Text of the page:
A typical cycle time, including the coating, is less than half a minute
This technique is most often used with thermoset compression molding.
typical applications include,
machine and electrical housings
multiple molds can be coated at once
robotic coaters are available
plastics can be hard to direct into the mold
parting lines of the mold build up extra material
the powder between the mold halves must be removed after the mold halves are brought together.
• Booths can be used to recover powder that is sprayed but does not adhere to the part.
gravity assisted booth
self contained booth
• Systems can be used to remove most of the unbonded particles from the air. The extra components include,
a cyclone precipitator
• Belt Booths -The booths have many of the components of a normal booth, except that the unbonded powder is drawn onto a conveyor belt: the circulating air is drawn though the belt, but the powder is filtered out.
• Self contained booth: an all in one unit that allows fast changeovers for new colors.
• Two types of ovens used,
no incinerators or air scrubbers (no exhaust)
no toxic by-products
better properties than paint
fast cure times
color changeovers limited
oven curing required
some materials damaged by UV
deep recesses not well covered
• A coating can be applied to protect surfaces and/or improves appearances.
• Processes include,
Chrome plating: a reaction with chromic acid leaves a chrome plating on a part
Phosphate plating: a reaction with phosphoric acid leaves a phosphoric coating on a part
Electroplating: thin metal coatings are made by dissolving an anode in an electrolytic solution with an electric current
Hot dip coating: parts are dipped in molten metal and get a new coating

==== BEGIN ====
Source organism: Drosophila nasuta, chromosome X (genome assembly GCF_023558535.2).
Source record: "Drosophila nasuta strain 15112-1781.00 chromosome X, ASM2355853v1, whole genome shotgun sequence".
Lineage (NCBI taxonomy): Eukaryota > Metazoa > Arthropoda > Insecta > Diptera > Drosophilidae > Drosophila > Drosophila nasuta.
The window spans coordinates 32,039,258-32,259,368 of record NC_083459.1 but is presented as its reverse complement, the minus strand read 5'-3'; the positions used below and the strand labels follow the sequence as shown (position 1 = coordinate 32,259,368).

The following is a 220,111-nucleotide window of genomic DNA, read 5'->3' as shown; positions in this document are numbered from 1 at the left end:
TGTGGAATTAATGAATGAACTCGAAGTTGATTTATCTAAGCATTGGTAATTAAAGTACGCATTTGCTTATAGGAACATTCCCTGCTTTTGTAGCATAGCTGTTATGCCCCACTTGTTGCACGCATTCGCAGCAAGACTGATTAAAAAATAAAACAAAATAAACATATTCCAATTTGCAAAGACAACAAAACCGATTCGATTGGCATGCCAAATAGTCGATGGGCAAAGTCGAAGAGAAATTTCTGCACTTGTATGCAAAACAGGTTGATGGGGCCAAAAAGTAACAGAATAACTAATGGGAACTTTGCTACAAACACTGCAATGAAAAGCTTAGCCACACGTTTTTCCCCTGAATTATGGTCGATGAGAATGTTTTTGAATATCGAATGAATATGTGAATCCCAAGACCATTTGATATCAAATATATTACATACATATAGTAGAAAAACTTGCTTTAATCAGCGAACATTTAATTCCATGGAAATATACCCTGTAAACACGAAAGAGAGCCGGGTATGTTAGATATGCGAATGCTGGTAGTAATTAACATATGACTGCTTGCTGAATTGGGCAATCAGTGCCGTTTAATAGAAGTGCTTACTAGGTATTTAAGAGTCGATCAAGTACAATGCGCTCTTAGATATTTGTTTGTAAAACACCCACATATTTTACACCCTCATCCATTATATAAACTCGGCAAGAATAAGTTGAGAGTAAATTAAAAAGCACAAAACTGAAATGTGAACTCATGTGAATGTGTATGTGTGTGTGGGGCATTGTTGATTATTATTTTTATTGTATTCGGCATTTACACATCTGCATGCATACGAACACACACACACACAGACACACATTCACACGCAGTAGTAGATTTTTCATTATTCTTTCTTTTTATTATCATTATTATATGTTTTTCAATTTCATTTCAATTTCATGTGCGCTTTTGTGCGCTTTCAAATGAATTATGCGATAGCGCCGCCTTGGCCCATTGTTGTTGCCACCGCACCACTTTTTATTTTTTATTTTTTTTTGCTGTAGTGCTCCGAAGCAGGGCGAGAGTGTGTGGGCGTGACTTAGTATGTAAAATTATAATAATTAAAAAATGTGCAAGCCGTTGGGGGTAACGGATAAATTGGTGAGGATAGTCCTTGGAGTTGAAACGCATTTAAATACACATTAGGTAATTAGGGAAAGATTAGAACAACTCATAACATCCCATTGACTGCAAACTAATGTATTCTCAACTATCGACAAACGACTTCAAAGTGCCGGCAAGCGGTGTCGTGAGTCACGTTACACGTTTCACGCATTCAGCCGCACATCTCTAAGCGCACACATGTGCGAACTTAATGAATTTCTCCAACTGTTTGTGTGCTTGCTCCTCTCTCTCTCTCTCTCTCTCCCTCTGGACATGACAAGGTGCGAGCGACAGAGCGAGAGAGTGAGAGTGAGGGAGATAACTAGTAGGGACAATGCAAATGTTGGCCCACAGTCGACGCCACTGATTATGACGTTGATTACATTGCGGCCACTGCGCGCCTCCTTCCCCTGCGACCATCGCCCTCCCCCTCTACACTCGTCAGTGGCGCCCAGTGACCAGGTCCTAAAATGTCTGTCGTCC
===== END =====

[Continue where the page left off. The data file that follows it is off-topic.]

Vacuum deposition (ion plating): metals are vaporized in a vacuum chamber and these deposit in thin layers on a surface
20.4.1 Laser Marking
• General problems with other methods are,
• By contrast, contact ink printing,
is efficient, inexpensive, and quality is high when ink adheres
not well suited to many new plastics because of ink bonding problems
• Laser marking is generally,
• A laser is used to melt or evaporate surface material to create visible difference on the marked surface.
• Two methods are commonly used,
scan: much like a television, the laser is vectored about the workpiece to create a complicated pattern.
micromachining: has a beam that is passed through a mask, then through a lens to focus, and finally to the work surface where the mark is burned.
• Typical laser types used are,
• Marked areas with micromachining can be up to 1 cm2, or more with the scan method.
• Good applications,
date coders/part numbers/customer info
• In volume the laser system cost become lower per unit than ink.
• Advantages over ink are,
no downtime to change inks
elimination of many quality problems found in inks (e.g., ink permanency)
elimination of special printing plates, etc.
• Typical setup time is 5-15 minutes for ink, but 1 minute for laser.
Problem 20.1 Lasers are good for marking objects when,
a) Markings have complex mixtures of color.
b) Cost is important.
c) Markings require a long life.
d) None of the above.